In late July, The Lutheran Schools Partnership hosted Dr. Kim Marxhausen for a virtual learning event for teachers. Dr. Marxhausen holds a Ph.D. in educational psychology, and is a Lutheran educator of over 30 years. As our schools anticipated a year when we need more than ever to know how to recognize and help those dealing with anxiety, Dr. Marxhausen shared her expertise in the psychology of the brain, and how we can minister to those experiencing anxiety in our classrooms.
This year more than ever, students, teachers, and parents are expected to return to school with chronic anxiety. As Dr. Marxhausen explained to us, chronic anxiety is a lower-level anxiety experienced over a long time. The last several months of fear, change, loss of routines, and other stress has led to chronic anxiety. Returning to schools settings which we were told a few months ago were unsafe also contributes to expected chronic anxiety.
If we are expecting to deal with anxiety, how can we recognize it in our students or our own children? In young children, it may present as clingness, which in older students might look like neediness. Children who were previously quite independent may appear less sure of themselves. Out of a desire to have control when they feel helpless, students may become defiant or disruptive. Strong emotions may be close to the surface, and displayed as crying or outbursts of anger. All of this is due to a reduction in our ability to self-regulate, or control our emotions. While none of these behaviors is unexpected in our classrooms, they are all challenging. Knowing that we may be dealing with these more than ever requires an enhanced awareness of our best strategies to help students.
One of our best tools for dealing with anxiety is good communication. Teachers can develop methods to help students communicate their emotions. If they are younger, it might be teaching students the words for their emotions. For older students, it may be a signal that they can use to share when they are feeling anxious, stressed or highly emotional. When we first know how students are feeling, we know better how to teach them. Are they ready to learn, or do they need support to get ready?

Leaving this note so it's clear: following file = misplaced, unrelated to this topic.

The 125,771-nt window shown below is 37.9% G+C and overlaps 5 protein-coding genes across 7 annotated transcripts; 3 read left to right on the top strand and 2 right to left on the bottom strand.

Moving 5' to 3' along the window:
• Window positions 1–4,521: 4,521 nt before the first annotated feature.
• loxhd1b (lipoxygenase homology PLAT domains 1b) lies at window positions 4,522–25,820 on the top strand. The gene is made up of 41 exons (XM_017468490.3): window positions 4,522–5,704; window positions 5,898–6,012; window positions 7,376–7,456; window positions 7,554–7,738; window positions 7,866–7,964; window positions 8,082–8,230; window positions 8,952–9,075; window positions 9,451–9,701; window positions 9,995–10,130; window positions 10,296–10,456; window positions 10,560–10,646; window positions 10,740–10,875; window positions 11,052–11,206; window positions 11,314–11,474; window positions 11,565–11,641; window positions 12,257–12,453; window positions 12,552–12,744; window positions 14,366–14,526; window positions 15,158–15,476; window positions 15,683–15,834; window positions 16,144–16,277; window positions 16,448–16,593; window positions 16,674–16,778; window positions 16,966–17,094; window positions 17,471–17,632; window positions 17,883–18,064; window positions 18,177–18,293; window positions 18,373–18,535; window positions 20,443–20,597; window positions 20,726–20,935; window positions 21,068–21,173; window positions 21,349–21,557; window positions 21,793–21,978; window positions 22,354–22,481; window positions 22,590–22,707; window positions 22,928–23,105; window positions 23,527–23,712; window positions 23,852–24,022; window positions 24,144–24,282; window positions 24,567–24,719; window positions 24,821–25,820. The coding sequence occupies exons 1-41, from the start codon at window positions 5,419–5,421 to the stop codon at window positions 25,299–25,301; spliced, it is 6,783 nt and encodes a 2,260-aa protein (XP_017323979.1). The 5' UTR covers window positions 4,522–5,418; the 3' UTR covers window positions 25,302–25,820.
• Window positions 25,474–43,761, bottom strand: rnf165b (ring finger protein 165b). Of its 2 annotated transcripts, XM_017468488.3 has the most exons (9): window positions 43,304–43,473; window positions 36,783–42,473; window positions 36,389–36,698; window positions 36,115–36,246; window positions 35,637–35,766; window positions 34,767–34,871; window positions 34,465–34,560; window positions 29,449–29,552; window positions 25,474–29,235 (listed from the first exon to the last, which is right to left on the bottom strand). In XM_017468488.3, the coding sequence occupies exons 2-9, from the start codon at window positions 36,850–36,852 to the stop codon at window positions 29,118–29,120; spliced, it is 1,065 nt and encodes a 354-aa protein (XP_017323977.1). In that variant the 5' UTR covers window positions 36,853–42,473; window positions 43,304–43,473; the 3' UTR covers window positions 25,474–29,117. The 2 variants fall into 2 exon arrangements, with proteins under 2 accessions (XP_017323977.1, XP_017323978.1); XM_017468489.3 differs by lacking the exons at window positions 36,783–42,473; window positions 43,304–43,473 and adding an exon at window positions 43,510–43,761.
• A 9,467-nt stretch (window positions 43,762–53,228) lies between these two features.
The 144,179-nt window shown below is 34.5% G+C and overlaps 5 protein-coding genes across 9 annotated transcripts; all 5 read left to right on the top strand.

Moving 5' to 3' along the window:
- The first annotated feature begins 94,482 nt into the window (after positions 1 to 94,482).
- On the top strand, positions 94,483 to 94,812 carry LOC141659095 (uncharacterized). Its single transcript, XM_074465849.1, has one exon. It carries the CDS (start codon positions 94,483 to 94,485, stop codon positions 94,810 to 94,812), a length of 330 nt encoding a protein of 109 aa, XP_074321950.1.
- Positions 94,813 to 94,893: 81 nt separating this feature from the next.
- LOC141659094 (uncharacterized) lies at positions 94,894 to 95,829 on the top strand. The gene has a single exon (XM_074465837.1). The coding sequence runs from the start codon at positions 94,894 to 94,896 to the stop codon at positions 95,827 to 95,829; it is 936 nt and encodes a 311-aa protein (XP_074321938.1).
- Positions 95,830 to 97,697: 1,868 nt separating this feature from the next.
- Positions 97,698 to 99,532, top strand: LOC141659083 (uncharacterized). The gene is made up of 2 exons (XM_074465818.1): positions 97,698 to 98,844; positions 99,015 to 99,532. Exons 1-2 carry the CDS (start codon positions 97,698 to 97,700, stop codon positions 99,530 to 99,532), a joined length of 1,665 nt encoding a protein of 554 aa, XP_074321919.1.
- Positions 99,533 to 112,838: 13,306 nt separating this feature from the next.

According to Dr. Marxhausen, one of the best ways to meet anxiety is with grace. Just as Christ meets us with grace and mercy, we do the same with our students. When challenging behaviors arise due to anxiety, we focus on our love for the student being the reason why we correct behavior. We must clearly communicate that while we do not love this behavior, we do love the student, and that Jesus’ love for them is also constant and unconditional. As 1 John 3:1 tells us, “See what great love the Father has lavished on us, that we should be called children of God! And that is what we are!”
These first steps of recognizing and communicating anxiety are a key for our teachers this year- and are helpful for parents, as well. In addition to her work with teachers, Dr. Marxhausen offers support for the challenging job of parenting, as well. You can find her parenting blog at www.faithparent.marxhausen.net. I encourage you to check it out!